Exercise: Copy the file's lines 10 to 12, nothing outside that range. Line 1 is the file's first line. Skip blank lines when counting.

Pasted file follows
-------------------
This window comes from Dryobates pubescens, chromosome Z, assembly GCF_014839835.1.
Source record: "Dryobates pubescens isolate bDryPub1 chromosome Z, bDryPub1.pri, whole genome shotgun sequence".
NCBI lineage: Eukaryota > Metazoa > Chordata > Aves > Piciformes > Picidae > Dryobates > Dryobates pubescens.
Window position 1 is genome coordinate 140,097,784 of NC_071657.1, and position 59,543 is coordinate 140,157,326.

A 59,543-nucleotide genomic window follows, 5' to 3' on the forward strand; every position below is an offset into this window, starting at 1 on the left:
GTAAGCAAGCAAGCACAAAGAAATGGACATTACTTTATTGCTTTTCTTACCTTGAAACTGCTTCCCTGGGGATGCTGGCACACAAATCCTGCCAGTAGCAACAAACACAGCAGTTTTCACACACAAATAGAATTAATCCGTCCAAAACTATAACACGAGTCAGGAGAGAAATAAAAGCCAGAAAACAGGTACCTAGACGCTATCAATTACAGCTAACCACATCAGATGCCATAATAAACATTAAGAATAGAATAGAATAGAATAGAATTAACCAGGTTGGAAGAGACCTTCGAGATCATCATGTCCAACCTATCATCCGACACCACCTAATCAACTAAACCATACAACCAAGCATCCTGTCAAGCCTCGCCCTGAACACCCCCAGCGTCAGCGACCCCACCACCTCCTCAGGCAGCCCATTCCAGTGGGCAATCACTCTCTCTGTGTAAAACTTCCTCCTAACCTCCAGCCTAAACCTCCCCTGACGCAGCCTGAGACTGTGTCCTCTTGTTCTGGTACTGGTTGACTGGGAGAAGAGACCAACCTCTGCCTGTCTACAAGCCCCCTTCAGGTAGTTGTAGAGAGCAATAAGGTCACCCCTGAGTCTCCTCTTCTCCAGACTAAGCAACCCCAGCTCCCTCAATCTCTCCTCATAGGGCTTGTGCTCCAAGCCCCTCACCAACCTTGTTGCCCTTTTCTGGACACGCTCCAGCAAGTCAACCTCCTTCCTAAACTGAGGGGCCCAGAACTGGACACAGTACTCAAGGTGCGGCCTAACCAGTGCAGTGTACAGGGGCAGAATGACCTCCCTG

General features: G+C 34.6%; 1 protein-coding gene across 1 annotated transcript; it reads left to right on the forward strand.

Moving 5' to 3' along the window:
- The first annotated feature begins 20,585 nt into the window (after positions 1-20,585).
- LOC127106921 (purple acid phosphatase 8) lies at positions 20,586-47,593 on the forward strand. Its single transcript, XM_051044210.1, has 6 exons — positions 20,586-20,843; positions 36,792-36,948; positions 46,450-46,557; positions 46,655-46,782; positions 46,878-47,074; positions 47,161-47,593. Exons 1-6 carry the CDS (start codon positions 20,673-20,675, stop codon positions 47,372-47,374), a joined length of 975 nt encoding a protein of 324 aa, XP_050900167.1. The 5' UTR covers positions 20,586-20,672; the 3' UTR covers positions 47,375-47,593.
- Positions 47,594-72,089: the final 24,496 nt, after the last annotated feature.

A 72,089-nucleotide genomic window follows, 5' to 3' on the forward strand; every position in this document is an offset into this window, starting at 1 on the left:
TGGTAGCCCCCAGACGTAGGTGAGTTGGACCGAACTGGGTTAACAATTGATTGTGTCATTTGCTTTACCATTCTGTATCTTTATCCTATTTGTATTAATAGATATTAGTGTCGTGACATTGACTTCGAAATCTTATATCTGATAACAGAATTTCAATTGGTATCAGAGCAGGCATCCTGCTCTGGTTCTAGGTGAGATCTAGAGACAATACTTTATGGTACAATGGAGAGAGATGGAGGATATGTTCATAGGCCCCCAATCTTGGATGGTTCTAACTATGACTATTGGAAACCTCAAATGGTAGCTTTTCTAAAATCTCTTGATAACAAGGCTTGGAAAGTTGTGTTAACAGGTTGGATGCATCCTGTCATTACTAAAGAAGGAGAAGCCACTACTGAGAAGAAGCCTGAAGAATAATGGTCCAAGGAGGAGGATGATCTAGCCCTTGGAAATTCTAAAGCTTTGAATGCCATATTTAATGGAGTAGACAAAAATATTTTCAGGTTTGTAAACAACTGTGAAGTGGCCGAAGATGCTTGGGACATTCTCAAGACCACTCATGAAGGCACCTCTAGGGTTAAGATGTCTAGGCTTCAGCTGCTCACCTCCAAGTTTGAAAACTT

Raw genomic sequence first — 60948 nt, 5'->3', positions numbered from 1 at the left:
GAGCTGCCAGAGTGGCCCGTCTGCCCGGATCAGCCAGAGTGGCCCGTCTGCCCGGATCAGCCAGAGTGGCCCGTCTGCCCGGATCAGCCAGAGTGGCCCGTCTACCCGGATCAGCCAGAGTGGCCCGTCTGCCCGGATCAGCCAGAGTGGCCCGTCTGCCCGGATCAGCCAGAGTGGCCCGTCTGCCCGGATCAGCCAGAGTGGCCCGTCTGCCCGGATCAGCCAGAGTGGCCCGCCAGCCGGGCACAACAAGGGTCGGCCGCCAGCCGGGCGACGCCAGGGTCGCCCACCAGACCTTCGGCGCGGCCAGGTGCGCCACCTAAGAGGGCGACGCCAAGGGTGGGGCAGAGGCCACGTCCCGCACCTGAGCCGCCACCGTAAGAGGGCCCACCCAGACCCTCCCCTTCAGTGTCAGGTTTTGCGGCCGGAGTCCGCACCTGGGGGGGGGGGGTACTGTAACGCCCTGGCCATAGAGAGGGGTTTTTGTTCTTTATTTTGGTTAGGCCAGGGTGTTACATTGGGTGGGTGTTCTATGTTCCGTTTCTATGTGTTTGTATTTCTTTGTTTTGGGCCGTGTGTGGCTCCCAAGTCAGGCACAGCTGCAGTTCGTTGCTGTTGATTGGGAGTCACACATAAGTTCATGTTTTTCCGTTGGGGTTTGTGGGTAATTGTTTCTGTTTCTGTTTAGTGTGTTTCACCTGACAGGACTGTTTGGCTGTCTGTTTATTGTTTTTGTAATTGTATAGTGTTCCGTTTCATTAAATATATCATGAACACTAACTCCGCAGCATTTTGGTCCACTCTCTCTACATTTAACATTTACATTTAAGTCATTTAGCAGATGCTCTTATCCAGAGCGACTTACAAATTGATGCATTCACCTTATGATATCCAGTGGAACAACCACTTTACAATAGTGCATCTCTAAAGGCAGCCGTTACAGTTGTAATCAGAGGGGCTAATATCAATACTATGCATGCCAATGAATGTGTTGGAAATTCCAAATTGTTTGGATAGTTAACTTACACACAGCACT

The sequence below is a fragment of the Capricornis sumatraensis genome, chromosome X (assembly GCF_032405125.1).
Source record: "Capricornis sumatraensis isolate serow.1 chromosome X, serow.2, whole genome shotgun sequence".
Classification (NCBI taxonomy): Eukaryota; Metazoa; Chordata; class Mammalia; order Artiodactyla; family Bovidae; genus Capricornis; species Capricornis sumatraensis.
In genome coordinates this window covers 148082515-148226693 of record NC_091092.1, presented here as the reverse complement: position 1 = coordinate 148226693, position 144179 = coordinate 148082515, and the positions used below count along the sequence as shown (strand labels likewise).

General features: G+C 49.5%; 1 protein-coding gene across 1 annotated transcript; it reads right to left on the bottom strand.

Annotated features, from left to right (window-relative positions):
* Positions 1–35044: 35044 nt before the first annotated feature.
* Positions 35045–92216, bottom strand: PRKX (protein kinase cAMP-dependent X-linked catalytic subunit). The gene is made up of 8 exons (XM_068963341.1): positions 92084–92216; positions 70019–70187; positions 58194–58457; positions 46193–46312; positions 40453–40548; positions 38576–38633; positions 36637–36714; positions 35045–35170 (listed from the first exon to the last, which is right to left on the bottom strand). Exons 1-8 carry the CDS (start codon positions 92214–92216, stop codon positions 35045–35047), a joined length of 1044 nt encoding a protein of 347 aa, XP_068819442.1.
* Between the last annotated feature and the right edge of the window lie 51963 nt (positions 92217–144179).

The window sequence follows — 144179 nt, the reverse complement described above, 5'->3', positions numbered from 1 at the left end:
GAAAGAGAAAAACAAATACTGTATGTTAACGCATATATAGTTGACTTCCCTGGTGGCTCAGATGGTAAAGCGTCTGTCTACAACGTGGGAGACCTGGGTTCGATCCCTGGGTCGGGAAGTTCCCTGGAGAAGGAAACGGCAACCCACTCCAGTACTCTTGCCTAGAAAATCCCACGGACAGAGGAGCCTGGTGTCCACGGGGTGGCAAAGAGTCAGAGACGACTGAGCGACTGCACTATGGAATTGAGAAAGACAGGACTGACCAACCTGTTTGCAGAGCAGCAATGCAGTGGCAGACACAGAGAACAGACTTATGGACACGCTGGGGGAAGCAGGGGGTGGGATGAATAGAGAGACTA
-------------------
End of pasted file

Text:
- LOC127106921 (purple acid phosphatase 8) lies at positions 20,586-47,593 on the forward strand. Its single transcript, XM_051044210.1, has 6 exons — positions 20,586-20,843; positions 36,792-36,948; positions 46,450-46,557; positions 46,655-46,782; positions 46,878-47,074; positions 47,161-47,593. Exons 1-6 carry the CDS (start codon positions 20,673-20,675, stop codon positions 47,372-47,374), a joined length of 975 nt encoding a protein of 324 aa, XP_050900167.1. The 5' UTR covers positions 20,586-20,672; the 3' UTR covers positions 47,375-47,593.
- Positions 47,594-72,089: the final 24,496 nt, after the last annotated feature.

A 72,089-nucleotide genomic window follows, 5' to 3' on the forward strand; every position in this document is an offset into this window, starting at 1 on the left: